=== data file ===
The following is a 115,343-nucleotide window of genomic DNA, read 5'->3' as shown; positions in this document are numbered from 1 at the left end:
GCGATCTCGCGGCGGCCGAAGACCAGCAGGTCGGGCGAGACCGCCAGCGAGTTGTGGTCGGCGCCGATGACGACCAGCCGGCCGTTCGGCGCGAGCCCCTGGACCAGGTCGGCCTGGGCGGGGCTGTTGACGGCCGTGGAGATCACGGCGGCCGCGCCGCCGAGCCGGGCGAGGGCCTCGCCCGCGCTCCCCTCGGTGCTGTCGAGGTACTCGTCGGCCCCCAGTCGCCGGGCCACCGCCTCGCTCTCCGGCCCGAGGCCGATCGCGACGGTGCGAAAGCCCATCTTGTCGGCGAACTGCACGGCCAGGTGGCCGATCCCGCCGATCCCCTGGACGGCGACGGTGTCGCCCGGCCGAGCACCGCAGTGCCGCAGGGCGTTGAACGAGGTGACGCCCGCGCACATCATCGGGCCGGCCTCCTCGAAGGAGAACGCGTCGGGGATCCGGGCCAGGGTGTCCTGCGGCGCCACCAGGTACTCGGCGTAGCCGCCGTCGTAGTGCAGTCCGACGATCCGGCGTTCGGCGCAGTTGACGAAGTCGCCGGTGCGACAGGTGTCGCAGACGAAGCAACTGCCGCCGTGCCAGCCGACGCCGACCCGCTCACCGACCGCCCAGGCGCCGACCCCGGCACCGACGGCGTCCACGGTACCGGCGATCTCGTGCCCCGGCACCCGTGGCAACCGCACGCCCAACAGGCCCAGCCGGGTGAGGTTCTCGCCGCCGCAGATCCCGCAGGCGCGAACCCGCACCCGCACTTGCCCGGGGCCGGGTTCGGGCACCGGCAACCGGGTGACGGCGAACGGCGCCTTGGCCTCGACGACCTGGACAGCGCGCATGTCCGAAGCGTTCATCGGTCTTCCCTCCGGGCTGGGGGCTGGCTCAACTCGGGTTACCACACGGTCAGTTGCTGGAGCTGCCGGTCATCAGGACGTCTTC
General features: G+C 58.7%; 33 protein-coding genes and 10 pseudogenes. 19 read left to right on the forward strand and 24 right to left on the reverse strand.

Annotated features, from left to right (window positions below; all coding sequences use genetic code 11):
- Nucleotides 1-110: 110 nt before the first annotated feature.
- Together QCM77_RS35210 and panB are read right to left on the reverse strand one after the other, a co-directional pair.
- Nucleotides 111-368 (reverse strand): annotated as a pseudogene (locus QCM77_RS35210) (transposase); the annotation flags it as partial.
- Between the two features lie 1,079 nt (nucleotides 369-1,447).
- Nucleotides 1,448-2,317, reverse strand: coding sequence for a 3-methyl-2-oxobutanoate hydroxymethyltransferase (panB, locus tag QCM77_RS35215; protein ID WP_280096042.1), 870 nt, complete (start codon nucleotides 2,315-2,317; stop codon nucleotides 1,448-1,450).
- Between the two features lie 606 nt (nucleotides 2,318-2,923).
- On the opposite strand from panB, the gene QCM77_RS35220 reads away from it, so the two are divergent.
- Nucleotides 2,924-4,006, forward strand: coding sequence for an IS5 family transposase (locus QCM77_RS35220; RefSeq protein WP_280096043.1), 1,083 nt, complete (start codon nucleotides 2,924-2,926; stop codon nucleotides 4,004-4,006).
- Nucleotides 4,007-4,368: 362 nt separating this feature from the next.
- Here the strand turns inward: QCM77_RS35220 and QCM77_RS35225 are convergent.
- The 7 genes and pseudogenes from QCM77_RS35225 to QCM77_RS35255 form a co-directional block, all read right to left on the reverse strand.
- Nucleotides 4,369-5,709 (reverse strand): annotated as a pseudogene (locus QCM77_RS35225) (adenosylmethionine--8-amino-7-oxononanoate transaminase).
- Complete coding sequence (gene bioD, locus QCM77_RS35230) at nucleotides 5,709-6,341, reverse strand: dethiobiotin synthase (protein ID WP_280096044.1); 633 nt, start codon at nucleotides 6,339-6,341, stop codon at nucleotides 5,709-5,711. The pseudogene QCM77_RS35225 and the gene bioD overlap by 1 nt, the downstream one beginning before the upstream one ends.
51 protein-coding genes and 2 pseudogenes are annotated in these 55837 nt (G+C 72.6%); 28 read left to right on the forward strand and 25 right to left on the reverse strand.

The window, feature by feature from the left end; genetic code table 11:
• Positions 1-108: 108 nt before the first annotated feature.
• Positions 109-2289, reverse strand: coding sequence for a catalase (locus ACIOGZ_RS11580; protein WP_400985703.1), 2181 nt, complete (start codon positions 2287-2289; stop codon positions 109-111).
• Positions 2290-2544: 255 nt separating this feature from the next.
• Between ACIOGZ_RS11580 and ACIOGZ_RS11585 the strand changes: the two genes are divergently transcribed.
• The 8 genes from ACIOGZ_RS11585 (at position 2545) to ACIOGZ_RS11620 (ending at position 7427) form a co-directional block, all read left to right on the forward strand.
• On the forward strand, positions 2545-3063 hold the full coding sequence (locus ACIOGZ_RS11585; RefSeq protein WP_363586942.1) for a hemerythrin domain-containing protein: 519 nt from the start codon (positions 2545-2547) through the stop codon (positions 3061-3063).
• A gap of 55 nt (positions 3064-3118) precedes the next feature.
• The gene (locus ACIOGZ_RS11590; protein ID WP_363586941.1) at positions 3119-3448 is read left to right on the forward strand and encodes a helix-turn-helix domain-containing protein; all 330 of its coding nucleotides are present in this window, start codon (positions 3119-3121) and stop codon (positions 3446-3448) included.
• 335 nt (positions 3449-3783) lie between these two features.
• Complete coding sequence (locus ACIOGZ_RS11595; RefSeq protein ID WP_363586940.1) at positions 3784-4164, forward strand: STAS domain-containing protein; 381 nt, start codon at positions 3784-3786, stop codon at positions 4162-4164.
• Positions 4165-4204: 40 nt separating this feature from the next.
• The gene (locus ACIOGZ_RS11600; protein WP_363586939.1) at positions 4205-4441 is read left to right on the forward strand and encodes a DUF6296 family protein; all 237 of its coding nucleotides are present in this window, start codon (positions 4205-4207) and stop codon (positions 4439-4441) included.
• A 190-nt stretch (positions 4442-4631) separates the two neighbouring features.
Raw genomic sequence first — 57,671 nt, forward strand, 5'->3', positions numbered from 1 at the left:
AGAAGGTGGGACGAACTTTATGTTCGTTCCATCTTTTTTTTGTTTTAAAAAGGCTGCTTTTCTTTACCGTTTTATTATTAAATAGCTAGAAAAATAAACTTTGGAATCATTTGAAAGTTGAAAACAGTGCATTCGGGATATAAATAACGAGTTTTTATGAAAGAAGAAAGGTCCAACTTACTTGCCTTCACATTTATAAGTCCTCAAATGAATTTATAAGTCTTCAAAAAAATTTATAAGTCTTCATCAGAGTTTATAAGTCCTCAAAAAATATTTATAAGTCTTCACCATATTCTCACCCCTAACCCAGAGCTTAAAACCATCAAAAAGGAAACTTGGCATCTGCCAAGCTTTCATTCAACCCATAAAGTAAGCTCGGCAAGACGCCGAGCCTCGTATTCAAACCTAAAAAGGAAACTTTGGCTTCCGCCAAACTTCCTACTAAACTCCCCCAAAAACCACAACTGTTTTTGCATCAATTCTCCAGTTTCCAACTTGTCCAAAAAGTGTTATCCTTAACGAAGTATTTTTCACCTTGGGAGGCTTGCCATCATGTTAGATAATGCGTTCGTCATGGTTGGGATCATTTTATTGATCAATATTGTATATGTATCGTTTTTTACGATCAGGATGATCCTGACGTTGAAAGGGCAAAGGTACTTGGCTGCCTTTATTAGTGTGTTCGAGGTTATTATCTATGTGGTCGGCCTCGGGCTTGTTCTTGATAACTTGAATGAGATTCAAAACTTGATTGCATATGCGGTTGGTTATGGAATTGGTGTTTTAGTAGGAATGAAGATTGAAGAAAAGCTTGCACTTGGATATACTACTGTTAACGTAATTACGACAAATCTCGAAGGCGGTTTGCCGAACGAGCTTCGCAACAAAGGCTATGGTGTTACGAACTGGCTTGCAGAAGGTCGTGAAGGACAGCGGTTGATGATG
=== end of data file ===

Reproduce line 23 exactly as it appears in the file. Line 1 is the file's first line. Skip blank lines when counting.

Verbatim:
• Between ACIOGZ_RS11580 and ACIOGZ_RS11585 the strand changes: the two genes are divergently transcribed.